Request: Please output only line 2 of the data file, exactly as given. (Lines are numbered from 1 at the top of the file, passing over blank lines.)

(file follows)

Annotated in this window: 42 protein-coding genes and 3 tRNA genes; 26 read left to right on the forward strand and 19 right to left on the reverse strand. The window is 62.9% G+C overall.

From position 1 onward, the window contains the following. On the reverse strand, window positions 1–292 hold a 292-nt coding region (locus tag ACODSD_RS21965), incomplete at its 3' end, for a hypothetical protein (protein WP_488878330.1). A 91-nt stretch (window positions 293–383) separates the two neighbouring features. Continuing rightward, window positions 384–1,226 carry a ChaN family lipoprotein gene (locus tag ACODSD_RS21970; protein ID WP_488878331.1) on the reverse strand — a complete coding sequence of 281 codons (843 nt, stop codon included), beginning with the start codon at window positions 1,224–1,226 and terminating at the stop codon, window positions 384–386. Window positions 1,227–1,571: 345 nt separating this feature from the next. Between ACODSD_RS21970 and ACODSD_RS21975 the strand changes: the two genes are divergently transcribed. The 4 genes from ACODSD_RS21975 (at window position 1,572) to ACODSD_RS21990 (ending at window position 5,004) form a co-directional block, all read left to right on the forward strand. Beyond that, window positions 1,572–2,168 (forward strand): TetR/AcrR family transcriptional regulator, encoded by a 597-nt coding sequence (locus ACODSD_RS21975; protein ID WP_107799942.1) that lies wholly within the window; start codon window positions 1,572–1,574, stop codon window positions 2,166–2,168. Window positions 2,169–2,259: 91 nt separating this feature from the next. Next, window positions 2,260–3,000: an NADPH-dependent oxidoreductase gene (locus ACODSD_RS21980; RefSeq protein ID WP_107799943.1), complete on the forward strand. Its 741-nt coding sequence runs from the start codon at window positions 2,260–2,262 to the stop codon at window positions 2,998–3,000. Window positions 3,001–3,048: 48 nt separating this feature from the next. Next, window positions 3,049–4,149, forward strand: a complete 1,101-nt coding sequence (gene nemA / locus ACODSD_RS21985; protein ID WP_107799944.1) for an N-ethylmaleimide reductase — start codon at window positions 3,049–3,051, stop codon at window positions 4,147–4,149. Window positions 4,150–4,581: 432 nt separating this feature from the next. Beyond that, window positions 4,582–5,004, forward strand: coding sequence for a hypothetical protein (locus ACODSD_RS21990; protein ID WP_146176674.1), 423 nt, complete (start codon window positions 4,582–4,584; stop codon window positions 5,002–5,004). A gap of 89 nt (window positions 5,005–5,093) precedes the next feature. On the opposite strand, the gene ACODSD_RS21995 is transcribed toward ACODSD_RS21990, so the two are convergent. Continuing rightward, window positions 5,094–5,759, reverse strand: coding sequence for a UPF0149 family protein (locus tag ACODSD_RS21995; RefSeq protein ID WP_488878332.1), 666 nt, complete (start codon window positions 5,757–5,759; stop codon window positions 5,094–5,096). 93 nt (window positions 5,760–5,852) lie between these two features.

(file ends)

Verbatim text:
From position 1 onward, the window contains the following. On the reverse strand, window positions 1–292 hold a 292-nt coding region (locus tag ACODSD_RS21965), incomplete at its 3' end, for a hypothetical protein (protein WP_488878330.1). A 91-nt stretch (window positions 293–383) separates the two neighbouring features. Continuing rightward, window positions 384–1,226 carry a ChaN family lipoprotein gene (locus tag ACODSD_RS21970; protein ID WP_488878331.1) on the reverse strand — a complete coding sequence of 281 codons (843 nt, stop codon included), beginning with the start codon at window positions 1,224–1,226 and terminating at the stop codon, window positions 384–386. Window positions 1,227–1,571: 345 nt separating this feature from the next. Between ACODSD_RS21970 and ACODSD_RS21975 the strand changes: the two genes are divergently transcribed. The 4 genes from ACODSD_RS21975 (at window position 1,572) to ACODSD_RS21990 (ending at window position 5,004) form a co-directional block, all read left to right on the forward strand. Beyond that, window positions 1,572–2,168 (forward strand): TetR/AcrR family transcriptional regulator, encoded by a 597-nt coding sequence (locus ACODSD_RS21975; protein ID WP_107799942.1) that lies wholly within the window; start codon window positions 1,572–1,574, stop codon window positions 2,166–2,168. Window positions 2,169–2,259: 91 nt separating this feature from the next. Next, window positions 2,260–3,000: an NADPH-dependent oxidoreductase gene (locus ACODSD_RS21980; RefSeq protein ID WP_107799943.1), complete on the forward strand. Its 741-nt coding sequence runs from the start codon at window positions 2,260–2,262 to the stop codon at window positions 2,998–3,000. Window positions 3,001–3,048: 48 nt separating this feature from the next. Next, window positions 3,049–4,149, forward strand: a complete 1,101-nt coding sequence (gene nemA / locus ACODSD_RS21985; protein ID WP_107799944.1) for an N-ethylmaleimide reductase — start codon at window positions 3,049–3,051, stop codon at window positions 4,147–4,149. Window positions 4,150–4,581: 432 nt separating this feature from the next. Beyond that, window positions 4,582–5,004, forward strand: coding sequence for a hypothetical protein (locus ACODSD_RS21990; protein ID WP_146176674.1), 423 nt, complete (start codon window positions 4,582–4,584; stop codon window positions 5,002–5,004). A gap of 89 nt (window positions 5,005–5,093) precedes the next feature. On the opposite strand, the gene ACODSD_RS21995 is transcribed toward ACODSD_RS21990, so the two are convergent. Continuing rightward, window positions 5,094–5,759, reverse strand: coding sequence for a UPF0149 family protein (locus tag ACODSD_RS21995; RefSeq protein ID WP_488878332.1), 666 nt, complete (start codon window positions 5,757–5,759; stop codon window positions 5,094–5,096). 93 nt (window positions 5,760–5,852) lie between these two features.